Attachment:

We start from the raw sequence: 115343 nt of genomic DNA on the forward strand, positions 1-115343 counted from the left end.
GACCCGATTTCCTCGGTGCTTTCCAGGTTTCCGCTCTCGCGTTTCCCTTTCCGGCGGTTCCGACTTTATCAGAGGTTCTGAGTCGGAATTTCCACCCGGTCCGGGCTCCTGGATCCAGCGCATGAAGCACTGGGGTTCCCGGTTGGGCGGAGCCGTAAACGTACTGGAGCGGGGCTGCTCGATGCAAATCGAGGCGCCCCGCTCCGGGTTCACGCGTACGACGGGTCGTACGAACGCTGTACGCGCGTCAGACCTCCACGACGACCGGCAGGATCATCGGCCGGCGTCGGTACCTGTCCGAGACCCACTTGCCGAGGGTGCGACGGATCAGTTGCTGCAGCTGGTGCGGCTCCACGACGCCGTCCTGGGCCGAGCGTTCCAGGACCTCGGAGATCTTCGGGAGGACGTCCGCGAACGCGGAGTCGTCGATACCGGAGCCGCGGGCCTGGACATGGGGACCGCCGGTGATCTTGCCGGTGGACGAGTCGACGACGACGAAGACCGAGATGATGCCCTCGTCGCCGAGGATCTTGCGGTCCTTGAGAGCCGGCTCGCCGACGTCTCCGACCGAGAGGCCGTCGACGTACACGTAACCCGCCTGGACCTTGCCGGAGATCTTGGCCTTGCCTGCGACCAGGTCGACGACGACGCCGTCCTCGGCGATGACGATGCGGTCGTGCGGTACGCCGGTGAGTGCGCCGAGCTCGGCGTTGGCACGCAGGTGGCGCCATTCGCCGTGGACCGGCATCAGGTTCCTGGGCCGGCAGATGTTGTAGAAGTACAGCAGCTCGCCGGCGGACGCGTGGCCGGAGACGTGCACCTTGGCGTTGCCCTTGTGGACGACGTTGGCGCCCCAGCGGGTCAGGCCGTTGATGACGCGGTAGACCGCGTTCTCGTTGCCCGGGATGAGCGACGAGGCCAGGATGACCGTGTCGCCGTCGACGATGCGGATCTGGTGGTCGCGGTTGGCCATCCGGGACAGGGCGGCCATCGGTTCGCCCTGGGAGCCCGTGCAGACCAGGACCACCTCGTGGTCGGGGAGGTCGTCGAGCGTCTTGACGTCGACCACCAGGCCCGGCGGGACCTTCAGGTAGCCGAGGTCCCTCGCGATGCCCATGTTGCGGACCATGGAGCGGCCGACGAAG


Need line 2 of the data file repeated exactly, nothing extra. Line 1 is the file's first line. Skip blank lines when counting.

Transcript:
GACCCGATTTCCTCGGTGCTTTCCAGGTTTCCGCTCTCGCGTTTCCCTTTCCGGCGGTTCCGACTTTATCAGAGGTTCTGAGTCGGAATTTCCACCCGGTCCGGGCTCCTGGATCCAGCGCATGAAGCACTGGGGTTCCCGGTTGGGCGGAGCCGTAAACGTACTGGAGCGGGGCTGCTCGATGCAAATCGAGGCGCCCCGCTCCGGGTTCACGCGTACGACGGGTCGTACGAACGCTGTACGCGCGTCAGACCTCCACGACGACCGGCAGGATCATCGGCCGGCGTCGGTACCTGTCCGAGACCCACTTGCCGAGGGTGCGACGGATCAGTTGCTGCAGCTGGTGCGGCTCCACGACGCCGTCCTGGGCCGAGCGTTCCAGGACCTCGGAGATCTTCGGGAGGACGTCCGCGAACGCGGAGTCGTCGATACCGGAGCCGCGGGCCTGGACATGGGGACCGCCGGTGATCTTGCCGGTGGACGAGTCGACGACGACGAAGACCGAGATGATGCCCTCGTCGCCGAGGATCTTGCGGTCCTTGAGAGCCGGCTCGCCGACGTCTCCGACCGAGAGGCCGTCGACGTACACGTAACCCGCCTGGACCTTGCCGGAGATCTTGGCCTTGCCTGCGACCAGGTCGACGACGACGCCGTCCTCGGCGATGACGATGCGGTCGTGCGGTACGCCGGTGAGTGCGCCGAGCTCGGCGTTGGCACGCAGGTGGCGCCATTCGCCGTGGACCGGCATCAGGTTCCTGGGCCGGCAGATGTTGTAGAAGTACAGCAGCTCGCCGGCGGACGCGTGGCCGGAGACGTGCACCTTGGCGTTGCCCTTGTGGACGACGTTGGCGCCCCAGCGGGTCAGGCCGTTGATGACGCGGTAGACCGCGTTCTCGTTGCCCGGGATGAGCGACGAGGCCAGGATGACCGTGTCGCCGTCGACGATGCGGATCTGGTGGTCGCGGTTGGCCATCCGGGACAGGGCGGCCATCGGTTCGCCCTGGGAGCCCGTGCAGACCAGGACCACCTCGTGGTCGGGGAGGTCGTCGAGCGTCTTGACGTCGACCACCAGGCCCGGCGGGACCTTCAGGTAGCCGAGGTCCCTCGCGATGCCCATGTTGCGGACCATGGAGCGGCCGACGAAG